That patent cover also said that the patent was “granted under law”, which meant that it was a legally granted and presumed valid property right. In America, we are a nation of laws. Randy trusted the U.S. government, and this made the burden of huge risk much more tolerable.
The U.S. Patent System: An Invitation to Infringe
Snapizzi had two major competitors: PhotoLynx and ImageQuix. PhotoLynx is the company that blogged about Snapizzi’s solution, saying it is “a really neat idea”, so they were aware of the customer value that the Snapizzi solution provided as early as 2009 and, as a competitor in the market, they knew about Snapizzi’s patents. ImageQuix also knew of Snapizzi’s product and patents.
All three companies are in an industry built on intellectual property protection; photographs are copyrighted. Yet, PhotoLynx and ImageQuix infringed the Snapizzi patents.
In 2018, Randy sent invitations to PhotoLynx and ImageQuix to license Snapizzi patents. PhotoLynx admitted infringement and took a license.
But not ImageQuix. ImageQuix responded to Randy’s invitation within seven days and included vague assertions that they had invented it first. Shortly thereafter, ImageQuix was acquired by Alpine SG, a well-funded SaaS acquisition company. Once acquired, ImageQuix sought a declaratory judgment claiming that Snapizzi’s patent is ineligible subject matter under 35 U.S.C. § 101 because the claims are directed to an “abstract idea” under Alice v. CLS Bank.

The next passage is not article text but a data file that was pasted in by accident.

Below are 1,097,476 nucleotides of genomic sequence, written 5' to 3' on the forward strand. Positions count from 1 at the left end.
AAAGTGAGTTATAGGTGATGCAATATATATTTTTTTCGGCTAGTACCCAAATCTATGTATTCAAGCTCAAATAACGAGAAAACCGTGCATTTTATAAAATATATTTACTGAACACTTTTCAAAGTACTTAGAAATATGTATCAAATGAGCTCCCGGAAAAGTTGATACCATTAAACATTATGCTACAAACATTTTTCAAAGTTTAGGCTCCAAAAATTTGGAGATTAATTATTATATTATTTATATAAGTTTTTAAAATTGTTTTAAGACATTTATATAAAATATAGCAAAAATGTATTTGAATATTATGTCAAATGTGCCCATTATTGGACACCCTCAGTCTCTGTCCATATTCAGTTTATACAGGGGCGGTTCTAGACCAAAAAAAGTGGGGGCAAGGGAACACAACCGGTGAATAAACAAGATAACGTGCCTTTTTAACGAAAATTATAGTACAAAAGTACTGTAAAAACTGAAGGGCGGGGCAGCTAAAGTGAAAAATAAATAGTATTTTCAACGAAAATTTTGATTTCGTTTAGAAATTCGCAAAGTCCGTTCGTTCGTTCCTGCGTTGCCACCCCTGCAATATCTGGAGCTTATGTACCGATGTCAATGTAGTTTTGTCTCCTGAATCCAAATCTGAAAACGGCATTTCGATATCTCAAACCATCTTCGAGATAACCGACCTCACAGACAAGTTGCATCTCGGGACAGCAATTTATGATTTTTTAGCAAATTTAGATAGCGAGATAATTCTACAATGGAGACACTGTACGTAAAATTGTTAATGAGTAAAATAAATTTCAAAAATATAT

In December 2019, a district court held that the claims are all ineligible for patenting because they are “abstract ideas”.
There can be no question that Snapizzi technology was unique and useful. A PhotoLynx’ blog confirmed that and further provided a link to Snapizzi and recommended that their customers take a look. ImageQuix assertions that they had done it first proved unsubstantiated, which ironically shows there was nothing in the market before Snapizzi. Randy’s photography business was one of Snapizzi’s earliest customers, and when Snapizzi ran into trouble, Randy and Chris bought Snapizzi and invested hundreds of thousands of dollars to regear it for a new business model. The industry turned on Snapizzi’s invention; it is now a standard industry practice. All of this shows that the Snapizzi patents are unique and useful and would pass the threshold of Sections 102 (novelty) and 103 (non-obviousness).
None of those things is abstract. They are tangible results of actual trust placed in the U.S. government to uphold a patent granted by the U.S. government.
The Abstraction Distraction
The very definition of an abstract idea, as defined by the courts, is an abstract idea. As such, it is not possible to overcome an abstract idea argument with concrete analysis. Therefore, any determination that an invention is an abstract idea can only be arbitrary and, as such, capricious. It makes fools of attorneys and judges, paupers of inventors and investors, and technological kings of other nations, like China, because nobody can invest in something that can so easily be taken away.
Randy has appealed to the Federal Circuit. Oral arguments are January 6, 2021.
Image Source: Deposit Photos